MySQL Replication Tutorial For Disaster Recovery

This blog post is a step by step tutorial on how to set up MySQL Replication between AWS regions. This is an essential part of our disaster recovery plan at Engine Yard. A previous blog post gives a higher level overview on disaster recovery.

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The Importance of Testing Database Backups

Catching some attention in technology headlines this week, GitLab suffered a major loss of database data and had a long and difficult recovery due to a combination of failing and untested backup and recovery strategies. We commend their openness in responding to this incident and several members of our team benefitted from joining the public livestream of their recovery efforts.

Observing this unfold in realtime encouraged us to take a step back and think about our backup and recovery strategies, and whether we are really doing enough to encourage our customers to test and understand this critical part of their application services. This also was a driving force behind the development of a brand new tool, eyrestore, which is designed to make the restoration of logical backups easier between different Engine Yard environments.

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Stable V5 Is Now The Default Stack

As mentioned in a previous announcement, Engine Yard has released our latest stack, stable v5. With many feature enhancements and stabilization in the past three months, we are thrilled to announce that we have made stable v5 the default stack for the Engine Yard PaaS platform.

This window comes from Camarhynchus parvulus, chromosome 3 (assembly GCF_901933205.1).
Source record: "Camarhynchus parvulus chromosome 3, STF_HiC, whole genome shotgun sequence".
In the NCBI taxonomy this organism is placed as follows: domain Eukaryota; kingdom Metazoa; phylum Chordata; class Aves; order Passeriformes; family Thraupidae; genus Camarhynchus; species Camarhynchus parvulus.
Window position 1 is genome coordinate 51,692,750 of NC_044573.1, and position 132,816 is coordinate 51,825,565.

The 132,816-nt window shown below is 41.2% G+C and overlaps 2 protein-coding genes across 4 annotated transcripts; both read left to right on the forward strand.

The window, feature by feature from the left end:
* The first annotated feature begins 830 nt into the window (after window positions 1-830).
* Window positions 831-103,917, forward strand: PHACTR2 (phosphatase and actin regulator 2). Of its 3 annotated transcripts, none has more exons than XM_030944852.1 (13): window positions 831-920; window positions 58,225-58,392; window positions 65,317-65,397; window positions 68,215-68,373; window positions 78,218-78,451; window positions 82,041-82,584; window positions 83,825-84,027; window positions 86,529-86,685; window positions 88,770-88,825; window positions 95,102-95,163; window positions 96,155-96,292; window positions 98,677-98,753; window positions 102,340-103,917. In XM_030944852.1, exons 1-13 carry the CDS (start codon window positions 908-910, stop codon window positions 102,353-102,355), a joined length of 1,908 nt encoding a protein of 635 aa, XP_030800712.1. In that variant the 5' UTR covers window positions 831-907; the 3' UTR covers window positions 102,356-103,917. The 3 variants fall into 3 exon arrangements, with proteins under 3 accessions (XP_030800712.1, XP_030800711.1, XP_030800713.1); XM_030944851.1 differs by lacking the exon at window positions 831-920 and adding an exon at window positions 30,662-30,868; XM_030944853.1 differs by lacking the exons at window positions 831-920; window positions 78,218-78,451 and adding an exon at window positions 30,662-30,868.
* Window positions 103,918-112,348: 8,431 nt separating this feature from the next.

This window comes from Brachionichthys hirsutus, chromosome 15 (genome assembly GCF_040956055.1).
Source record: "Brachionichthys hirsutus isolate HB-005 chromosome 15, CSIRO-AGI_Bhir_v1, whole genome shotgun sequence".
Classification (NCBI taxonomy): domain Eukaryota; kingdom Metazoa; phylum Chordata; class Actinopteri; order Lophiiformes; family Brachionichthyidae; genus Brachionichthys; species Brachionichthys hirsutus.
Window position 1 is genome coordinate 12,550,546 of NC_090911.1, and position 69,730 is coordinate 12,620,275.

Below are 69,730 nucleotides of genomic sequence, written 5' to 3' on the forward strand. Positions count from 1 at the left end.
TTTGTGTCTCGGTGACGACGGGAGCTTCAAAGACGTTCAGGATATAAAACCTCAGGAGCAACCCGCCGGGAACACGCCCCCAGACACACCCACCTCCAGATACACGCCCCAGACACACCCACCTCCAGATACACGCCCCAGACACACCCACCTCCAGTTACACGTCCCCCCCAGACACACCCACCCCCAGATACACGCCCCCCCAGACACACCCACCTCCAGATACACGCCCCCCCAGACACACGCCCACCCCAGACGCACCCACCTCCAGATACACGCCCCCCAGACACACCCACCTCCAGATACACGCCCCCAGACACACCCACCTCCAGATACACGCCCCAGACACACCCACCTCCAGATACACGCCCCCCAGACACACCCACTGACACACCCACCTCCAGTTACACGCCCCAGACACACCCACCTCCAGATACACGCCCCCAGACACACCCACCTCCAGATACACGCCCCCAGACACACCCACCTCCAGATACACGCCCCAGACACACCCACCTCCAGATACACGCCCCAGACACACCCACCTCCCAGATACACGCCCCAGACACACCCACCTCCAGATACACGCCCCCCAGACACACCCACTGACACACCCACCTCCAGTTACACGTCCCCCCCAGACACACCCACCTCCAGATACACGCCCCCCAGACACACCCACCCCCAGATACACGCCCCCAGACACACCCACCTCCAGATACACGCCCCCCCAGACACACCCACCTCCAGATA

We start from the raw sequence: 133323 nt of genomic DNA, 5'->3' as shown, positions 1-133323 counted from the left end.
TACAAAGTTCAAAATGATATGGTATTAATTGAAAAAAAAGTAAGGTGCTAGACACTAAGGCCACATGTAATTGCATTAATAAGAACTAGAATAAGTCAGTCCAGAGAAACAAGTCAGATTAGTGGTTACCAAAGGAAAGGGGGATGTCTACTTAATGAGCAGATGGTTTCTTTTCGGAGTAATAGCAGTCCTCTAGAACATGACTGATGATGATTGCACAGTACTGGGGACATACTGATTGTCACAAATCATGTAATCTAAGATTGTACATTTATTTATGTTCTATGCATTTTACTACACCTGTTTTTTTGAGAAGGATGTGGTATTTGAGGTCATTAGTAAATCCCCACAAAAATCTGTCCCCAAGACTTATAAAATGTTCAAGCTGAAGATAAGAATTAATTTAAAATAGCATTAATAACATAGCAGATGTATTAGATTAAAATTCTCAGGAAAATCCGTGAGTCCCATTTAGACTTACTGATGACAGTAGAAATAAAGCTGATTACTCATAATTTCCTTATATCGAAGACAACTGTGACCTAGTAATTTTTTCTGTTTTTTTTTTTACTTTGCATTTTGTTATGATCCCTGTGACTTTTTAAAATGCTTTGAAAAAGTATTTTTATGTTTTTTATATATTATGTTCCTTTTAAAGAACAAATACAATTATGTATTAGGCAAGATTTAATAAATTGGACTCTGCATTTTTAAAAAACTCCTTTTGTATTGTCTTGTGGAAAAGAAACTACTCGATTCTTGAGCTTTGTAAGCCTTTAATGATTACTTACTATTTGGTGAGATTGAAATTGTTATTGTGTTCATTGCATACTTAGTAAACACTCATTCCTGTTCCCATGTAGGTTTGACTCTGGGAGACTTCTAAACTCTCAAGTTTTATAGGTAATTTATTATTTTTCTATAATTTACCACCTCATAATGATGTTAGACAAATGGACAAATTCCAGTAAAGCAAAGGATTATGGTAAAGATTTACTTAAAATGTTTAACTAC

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Faster Database Transfers

Sometimes it becomes necessary to move your database from one environment to another. Common reasons for this include:

  • Updating a Testing or Development environment with Production data
  • Migrating from one stack version to another (e.g. Stable-v4 -> Stable-v5)
  • Upgrading to a newer major version of your database (e.g. MySQL 5.5 -> MySQL 5.6 or Postgres 9.2 -> Postgres 9.4)
  • Upgrading storage to Encrypted EBS
  • Upgrading the filesystem to EXT4

The traditional method involves three database related steps:

  1. Creating an on-demand backup in the source environment.
  2. Downloading the most recent backup in the source environment.
  3. Transferring and Restoring the backup from the source to the target environment.

This results in some time and processing inefficiency since using eybackup uploads the backup to s3 and then it needs to be downloaded as a separate operation. For a small database this works just fine; unfortunately, for large databases this extra step could add hours to your migration plan. A better way to approach this would be to use the database-native backup tools to backup the source database to a file, and then transfer that file to the destination for restore.

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